Pomoxis Nigromaculatus



River, Lake

0 - 5 pounds

4" - 19"


Also Known As: Black Crappie, White Crappie  

Guides Who Fish This Species

Crappie (Poxomis)

Crappies are game fish and the largest members of the Centrarchidae family. They are present in nature as Black Crappie (Poxomis nigromaculatus) or and White Crappie (Poxomis annularus). Both the species are similar to each other, apart from few distinctions. White crappie will have vertical bars running the length of their body, and black crappie will have no discernible pattern and will just be speckled, hence their nickname, “specks". White crappie has 5-6 spines, and black crappie has 7-8 spines. Anglers often differentiate the two by body shapeGrenade Lake, Mississippi, and Reel foot Lake are considered among giant crappie lakes.

Crappie Habitat and Distribution

Both the crappies have a similar habitat, though black crappie prefers clearer water than white crappie. These fishes can be found in rivers, lakes, and backwater pools swimming in shallow waters or hiding among bushes, vegetation, or other covers.


Crappie is native to Canada and the eastern States. It is a much-enjoyed game fish in North America and inhabits the Great Lakes, Hudson Bay, and the Mississippi River Basins.

Crappie Size and Weight

Crappie can be 7-12 inches long and weigh about 0.5-1 pounds.

Crappie Interesting Facts

  • Crappie is known for its tasty and white meat.
  • Both Poxomis nigromaculatus and Poxomis annularus are less active during the day.
  • Both the fishes have a different number of dorsal fin spines. White Crappie has 6 while Black Crappie has 7 or 8.
  • Mouth of Black Crappie is larger and reaches mid-eye and has a resemblance to largemouth bass.
  • Crappie travels in schools.
  • Female lays 5000-60000 eggs.
  • Crappie can live for 7 to 10 years.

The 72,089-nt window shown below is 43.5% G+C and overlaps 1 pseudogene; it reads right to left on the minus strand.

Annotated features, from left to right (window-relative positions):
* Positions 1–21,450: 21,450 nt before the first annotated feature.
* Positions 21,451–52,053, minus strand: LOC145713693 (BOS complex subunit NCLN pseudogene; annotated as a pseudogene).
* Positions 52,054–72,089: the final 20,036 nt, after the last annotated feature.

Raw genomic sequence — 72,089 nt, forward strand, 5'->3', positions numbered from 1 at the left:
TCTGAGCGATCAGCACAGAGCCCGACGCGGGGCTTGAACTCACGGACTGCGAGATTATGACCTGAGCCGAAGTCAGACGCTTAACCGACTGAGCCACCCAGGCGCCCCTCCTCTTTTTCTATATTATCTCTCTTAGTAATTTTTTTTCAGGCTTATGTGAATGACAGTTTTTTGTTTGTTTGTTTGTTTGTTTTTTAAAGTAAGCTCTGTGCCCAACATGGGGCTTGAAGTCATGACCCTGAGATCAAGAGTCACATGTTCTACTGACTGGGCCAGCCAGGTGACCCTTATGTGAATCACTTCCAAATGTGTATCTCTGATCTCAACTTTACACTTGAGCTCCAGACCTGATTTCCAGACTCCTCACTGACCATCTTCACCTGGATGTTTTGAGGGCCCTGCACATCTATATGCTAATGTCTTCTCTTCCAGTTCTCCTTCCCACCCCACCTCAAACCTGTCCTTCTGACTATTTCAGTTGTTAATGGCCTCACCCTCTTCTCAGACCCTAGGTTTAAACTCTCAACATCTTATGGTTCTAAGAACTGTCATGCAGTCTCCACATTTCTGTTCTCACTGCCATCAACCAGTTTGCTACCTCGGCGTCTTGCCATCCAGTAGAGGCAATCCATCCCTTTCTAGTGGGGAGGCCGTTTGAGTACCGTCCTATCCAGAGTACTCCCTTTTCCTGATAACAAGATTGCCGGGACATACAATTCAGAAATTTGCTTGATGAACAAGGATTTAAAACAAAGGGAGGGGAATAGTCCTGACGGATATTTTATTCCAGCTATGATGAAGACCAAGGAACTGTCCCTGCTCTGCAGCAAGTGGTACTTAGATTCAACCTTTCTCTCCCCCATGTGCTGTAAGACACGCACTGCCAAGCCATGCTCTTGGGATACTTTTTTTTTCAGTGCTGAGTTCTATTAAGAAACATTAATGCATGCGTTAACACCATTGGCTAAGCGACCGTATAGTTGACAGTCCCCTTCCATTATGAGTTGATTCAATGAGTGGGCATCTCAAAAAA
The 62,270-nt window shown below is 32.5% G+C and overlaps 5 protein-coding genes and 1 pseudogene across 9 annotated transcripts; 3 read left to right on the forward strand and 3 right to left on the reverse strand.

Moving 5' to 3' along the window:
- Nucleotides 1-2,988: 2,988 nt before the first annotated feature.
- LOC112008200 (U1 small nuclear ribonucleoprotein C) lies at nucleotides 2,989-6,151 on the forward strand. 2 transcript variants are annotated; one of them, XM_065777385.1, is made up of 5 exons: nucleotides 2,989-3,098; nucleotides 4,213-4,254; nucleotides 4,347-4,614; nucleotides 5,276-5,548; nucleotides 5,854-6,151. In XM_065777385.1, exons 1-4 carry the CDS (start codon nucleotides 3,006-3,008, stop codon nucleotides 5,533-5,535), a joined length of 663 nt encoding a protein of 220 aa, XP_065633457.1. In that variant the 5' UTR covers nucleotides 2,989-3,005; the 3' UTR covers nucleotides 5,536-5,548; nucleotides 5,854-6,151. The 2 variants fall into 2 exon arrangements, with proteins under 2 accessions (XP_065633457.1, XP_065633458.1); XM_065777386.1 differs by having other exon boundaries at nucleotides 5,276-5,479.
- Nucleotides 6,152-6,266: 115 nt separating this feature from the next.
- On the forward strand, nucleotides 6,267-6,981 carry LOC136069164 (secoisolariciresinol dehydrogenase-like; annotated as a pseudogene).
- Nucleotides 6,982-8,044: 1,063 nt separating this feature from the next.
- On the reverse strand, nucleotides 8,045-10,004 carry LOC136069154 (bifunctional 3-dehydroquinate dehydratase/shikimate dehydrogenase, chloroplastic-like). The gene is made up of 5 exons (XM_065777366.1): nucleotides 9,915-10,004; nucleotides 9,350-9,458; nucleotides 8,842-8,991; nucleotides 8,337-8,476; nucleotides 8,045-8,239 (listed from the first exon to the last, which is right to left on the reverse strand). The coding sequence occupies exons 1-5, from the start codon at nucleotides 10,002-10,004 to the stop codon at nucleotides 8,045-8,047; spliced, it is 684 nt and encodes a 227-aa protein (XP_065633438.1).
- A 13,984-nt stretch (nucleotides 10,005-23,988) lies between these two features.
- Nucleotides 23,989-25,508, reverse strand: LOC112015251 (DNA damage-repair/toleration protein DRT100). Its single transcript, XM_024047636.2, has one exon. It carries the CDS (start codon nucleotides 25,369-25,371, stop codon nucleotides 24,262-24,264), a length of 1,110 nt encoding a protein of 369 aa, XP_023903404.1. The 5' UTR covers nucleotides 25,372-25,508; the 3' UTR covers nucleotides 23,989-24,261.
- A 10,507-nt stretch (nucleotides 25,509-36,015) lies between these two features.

Crappie Spawning

Crappie spawning season begins in early spring and summer when the water temperature is 62 F-68 F. Male builds the nest in soft or gravelly spots, female lays the eggs and the nest is then guarded by the male. Eggs take 2 to 5 days for hatching.

Crappie Food

Depending on the age, Crappie victims consist of zooplankton, crustaceans, small fish, minnows, insects, gizzard or threadfin shads and larvae of other game fishes.

Crappie Fishing

Crappie is most active at dawn or dusk. Anglers recommend using live bait and proper sized hook, not too small not too large.

  • Fly fishing for Crappie is exciting. Both dry and wet flies work well. Use dry flies in still and calm days, especially early and late in the day. A great way to start a young angler on fly fishing, crappie is not as challenging as many other game fish.
  • The best-wet flies for fly fishing are streamers and nymphs and soft large hackles. Streamers (small) are very good when the fish is eating minnows.
  • Anglers can fly fish for Crappie near fallen trees or bushes using a dry or wet fly. Be patient and let the fish properly take the hook.
  • Clouser Minnow is the ultimate fly bait that can catch even the sluggish crappie.

Crappie Baits and Lures

  • Baits and Lures used can be:
  • Spinners
  • Pan-fish jigs
  • Small crank-baits
  • Insects
  • Worms
  • Streamer flies
  • Small minnows
  • Nymphs